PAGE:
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Wednesday, 13 November 2013

Writing Wednesday -- Creative Writing Prompts!

I cannot believe I didn't think of this sooner. Writing prompts! Fun or what? If this goes well, I'll definitely do this more often. You'll have to let me know what you think in the comments. Anyway...

It happens every time. You sit down, all excited to get those fingers tapping away on the keyboard. Coffee in hand (in your favourite mug, the one with the grammar pun), you sit back, relax, fire up the trusty old laptop, and...

...nothing. Not a word pops into your head. You set Microsoft Word to your comfort font, classic 12pt Times New Roman. Wait for it...nope. Still nothing. What's wrong with you? You're a writer! Why can't you write? Are you losing your touch? Has your muse abandoned you?

Oh no. What if this happens every day? What if you can never write again? Then the world will never read the masterpiece you've been pouring all that metaphorical blood, sweat and tears into! Why, cruel fate? WWWWWHHHHYYYYYYYY????????

Even if you're not as melodramatic as I am, writer's block -- or whatever you want to call it -- is scary at worst and irritating at best. So what can you do to lure your muse back and cure this bout of The Freeze?

1) Don't panic. The muse doesn't like you when you're panicked.

2) Read back over what you wrote yesterday. Put yourself in the scene. That is not your goldfish watching you from the tank, that is an ocean filled with Sirens waiting to lure your unsuspecting group of sailors to their watery graves. Honest.

Feeling inspired yet? If so, great! Dive in! But if not, that's fine, too. Just try one of these five-minute exercises to get those writing muscles warmed up. Have fun with them. The sillier, the better! All of these are my original writing prompts, so I give you permission to share and publish any work you create using these. You may also link back to this page and share the writing prompts as you see fit, I just ask that you please credit me, Hannah J of Perfect Companions Have Pages and Prose, as the creator. Thanks!

Your main character (or another book character), a celebrity, a friend, a family member and one of your childhood teachers are stuck in a lift/elevator. One of them is secretly claustrophobic. Write about what happens.
I've had hours of fun with this one. If you don't want someone to have claustrophobia, pick something else weird. Maybe the lights go out? Someone is on a mission to deactivate a bomb, and if they don't get out of here in thirty-eight -- make that thirty-seven -- minutes, the building will explode? Don't be afraid to mix it up.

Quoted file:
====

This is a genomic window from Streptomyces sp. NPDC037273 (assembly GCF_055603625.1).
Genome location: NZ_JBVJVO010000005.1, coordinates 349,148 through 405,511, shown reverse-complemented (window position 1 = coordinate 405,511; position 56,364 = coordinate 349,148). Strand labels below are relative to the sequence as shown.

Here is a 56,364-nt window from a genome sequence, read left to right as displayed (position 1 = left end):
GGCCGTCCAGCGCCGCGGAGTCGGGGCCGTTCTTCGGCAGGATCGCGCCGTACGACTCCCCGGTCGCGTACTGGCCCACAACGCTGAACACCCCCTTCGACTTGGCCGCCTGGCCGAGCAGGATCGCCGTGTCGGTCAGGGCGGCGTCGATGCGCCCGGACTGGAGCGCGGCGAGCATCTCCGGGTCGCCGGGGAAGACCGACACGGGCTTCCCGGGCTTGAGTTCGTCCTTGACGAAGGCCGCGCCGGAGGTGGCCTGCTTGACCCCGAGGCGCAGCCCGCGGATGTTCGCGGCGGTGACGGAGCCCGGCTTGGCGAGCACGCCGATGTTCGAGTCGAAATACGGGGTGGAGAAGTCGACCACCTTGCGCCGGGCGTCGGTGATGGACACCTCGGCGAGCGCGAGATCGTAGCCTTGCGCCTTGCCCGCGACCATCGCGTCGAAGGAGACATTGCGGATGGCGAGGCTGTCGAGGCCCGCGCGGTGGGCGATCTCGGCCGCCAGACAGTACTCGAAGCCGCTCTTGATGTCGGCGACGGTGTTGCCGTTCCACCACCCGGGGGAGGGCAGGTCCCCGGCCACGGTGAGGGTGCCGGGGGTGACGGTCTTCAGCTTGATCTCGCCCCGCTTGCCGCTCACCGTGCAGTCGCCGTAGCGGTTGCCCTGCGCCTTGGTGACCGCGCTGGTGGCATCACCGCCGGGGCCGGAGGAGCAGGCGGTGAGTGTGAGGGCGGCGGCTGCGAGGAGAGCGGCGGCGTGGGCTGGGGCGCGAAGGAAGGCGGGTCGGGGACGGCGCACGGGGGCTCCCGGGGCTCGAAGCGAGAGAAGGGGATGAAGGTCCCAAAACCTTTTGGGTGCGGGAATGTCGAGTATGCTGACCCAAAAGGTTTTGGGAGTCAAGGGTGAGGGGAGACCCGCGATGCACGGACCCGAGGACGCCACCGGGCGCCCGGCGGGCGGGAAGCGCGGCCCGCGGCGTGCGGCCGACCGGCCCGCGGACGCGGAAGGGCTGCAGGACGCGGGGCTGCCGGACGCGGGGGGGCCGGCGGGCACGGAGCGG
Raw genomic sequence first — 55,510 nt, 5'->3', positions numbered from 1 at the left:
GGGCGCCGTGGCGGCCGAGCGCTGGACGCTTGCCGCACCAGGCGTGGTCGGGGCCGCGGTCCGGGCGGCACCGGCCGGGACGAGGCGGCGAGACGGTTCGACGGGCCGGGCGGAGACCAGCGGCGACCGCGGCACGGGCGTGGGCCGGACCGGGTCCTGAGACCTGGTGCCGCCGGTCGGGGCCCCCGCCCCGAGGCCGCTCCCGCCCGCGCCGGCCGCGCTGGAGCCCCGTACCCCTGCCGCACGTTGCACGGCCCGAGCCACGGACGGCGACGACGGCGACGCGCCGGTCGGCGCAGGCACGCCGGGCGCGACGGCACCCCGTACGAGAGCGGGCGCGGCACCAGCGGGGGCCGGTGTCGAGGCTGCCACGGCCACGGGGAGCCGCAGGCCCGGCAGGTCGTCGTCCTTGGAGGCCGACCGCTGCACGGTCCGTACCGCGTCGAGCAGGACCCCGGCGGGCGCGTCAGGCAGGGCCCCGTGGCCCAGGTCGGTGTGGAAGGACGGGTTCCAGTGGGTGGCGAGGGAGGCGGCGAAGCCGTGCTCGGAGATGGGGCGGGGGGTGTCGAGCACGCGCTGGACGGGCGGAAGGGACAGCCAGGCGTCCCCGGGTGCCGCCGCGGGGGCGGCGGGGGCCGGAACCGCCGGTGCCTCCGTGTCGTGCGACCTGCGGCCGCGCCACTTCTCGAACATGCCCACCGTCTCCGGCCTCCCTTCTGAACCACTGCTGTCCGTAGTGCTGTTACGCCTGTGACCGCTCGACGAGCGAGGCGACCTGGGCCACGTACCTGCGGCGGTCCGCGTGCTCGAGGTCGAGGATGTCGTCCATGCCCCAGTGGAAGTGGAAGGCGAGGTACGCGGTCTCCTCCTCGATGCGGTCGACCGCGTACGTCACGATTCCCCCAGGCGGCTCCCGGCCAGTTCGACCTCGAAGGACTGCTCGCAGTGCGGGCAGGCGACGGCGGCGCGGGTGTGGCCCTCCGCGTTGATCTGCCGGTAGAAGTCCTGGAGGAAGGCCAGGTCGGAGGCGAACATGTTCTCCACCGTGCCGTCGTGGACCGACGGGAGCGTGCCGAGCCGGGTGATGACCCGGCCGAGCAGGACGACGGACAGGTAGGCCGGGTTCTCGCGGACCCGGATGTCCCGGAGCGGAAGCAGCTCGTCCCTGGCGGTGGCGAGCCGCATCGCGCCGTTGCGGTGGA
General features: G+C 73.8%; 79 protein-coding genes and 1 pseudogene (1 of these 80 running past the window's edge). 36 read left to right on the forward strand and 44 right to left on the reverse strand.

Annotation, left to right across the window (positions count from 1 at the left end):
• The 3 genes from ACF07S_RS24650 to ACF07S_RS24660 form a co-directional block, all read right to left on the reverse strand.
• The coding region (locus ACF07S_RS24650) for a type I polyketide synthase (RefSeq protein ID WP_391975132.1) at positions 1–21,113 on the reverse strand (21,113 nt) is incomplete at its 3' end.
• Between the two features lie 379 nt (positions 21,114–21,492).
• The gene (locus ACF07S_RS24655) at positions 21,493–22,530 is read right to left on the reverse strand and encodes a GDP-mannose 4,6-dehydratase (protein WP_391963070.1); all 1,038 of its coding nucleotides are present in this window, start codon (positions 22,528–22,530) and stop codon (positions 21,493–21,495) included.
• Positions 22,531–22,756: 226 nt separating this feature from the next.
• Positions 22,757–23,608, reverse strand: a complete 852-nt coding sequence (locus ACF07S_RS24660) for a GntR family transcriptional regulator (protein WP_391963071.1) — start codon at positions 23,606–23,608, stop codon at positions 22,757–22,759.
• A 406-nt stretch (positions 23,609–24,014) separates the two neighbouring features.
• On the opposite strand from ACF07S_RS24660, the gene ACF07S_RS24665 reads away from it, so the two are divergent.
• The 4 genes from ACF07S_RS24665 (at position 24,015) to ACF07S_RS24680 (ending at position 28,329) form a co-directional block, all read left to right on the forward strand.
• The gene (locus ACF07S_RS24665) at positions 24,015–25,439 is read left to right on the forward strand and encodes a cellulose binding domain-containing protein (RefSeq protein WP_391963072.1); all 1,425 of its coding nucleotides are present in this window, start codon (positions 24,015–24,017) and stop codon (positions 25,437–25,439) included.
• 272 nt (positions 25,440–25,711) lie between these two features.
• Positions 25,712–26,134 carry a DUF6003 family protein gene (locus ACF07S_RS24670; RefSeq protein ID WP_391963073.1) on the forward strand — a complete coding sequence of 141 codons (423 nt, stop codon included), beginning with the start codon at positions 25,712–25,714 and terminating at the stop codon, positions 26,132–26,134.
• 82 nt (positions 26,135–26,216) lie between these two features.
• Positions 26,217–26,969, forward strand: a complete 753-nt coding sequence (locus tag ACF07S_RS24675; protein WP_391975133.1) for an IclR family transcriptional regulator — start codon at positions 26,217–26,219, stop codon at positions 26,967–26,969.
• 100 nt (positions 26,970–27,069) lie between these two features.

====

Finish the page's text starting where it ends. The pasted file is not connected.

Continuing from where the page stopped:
Pick three songs at random from your music collection (shuffle is good for this.) Write a scene, a poem or a short story inspired by the events and emotions in those songs. Rule: You must use something from each song. Alternatively, use one line of the lyrics from each song in your poem.
This one is also one of my go-to prompts and I always make a playlist for each writing project I do. It's great for when you need to put yourself into the emotions of the scene, to keep the story in your mind when you're out and about and to spark ideas when you're feeling uninspired. My favourite artists to use for this are Taylor Swift, Kelly Clarkson and Lady Antebellum, because they have some gorgeous imagery in their lyrics, but anything works. I dare you to use The Duck Song...

Take your main character and put them in the climax of another book, or vice versa. How would they have handled the situation?
Also very fun, and useful for getting back into your MC's shoes, if this was your problem. Alternatively, take a main character from a book that's not yours and put them into the climax of another book that's not yours. Oh, and if anyone puts Bella Swan in the arena (The Hunger Games), please please pretty please send it to me. I'm dying to see how that would play out.

"The girl in blue sat in the furthest corner of the coffee shop, grazing on chocolate covered pretzels. She was scribbling madly on a tablet, and every time the bell above the door rang, announcing the entrance of another customer, she almost jumped right out of her chair."
Continue this, either from the girl's POV (in third person) or the POV of the person who is watching her (first or third). Try to answer some of the questions the beginning poses (Who is she? What is she doing on the tablet? Why is she so jumpy?) whilst also posing a few more of your own. There are real possibilities with this, because we know almost nothing about the girl. Take it in whatever direction you want, and keep going until you feel like stopping. Or turn it into a novella- or even novel-length piece. Be creative.

A shaft of light shines down on you, illuminating your bluish toes and a small space of damp stone floor. A few dust mites hover in the air in front of your nose, and you sneeze. The echo of the sound tells you the room can't be more than ten feet in any direction. You're cold, wet, hungry. Your head hurts like nobody's business. There's a thick stench in the air, like stale smoke and urine. Worst of all, you can't remember a single thing. Write from here.
This could be continued in any person, but I think first would be most effective. If you're planning on reading this aloud, though, second holds major possibilities.


That's all for now, but I'll try to make this a reasonable regular occurrence. It really depends on the response I get. So, if you've enjoyed, please let me know, and feel free to share your work in the comments. I'd love to see what you came up with! Until Friday, my lovelies.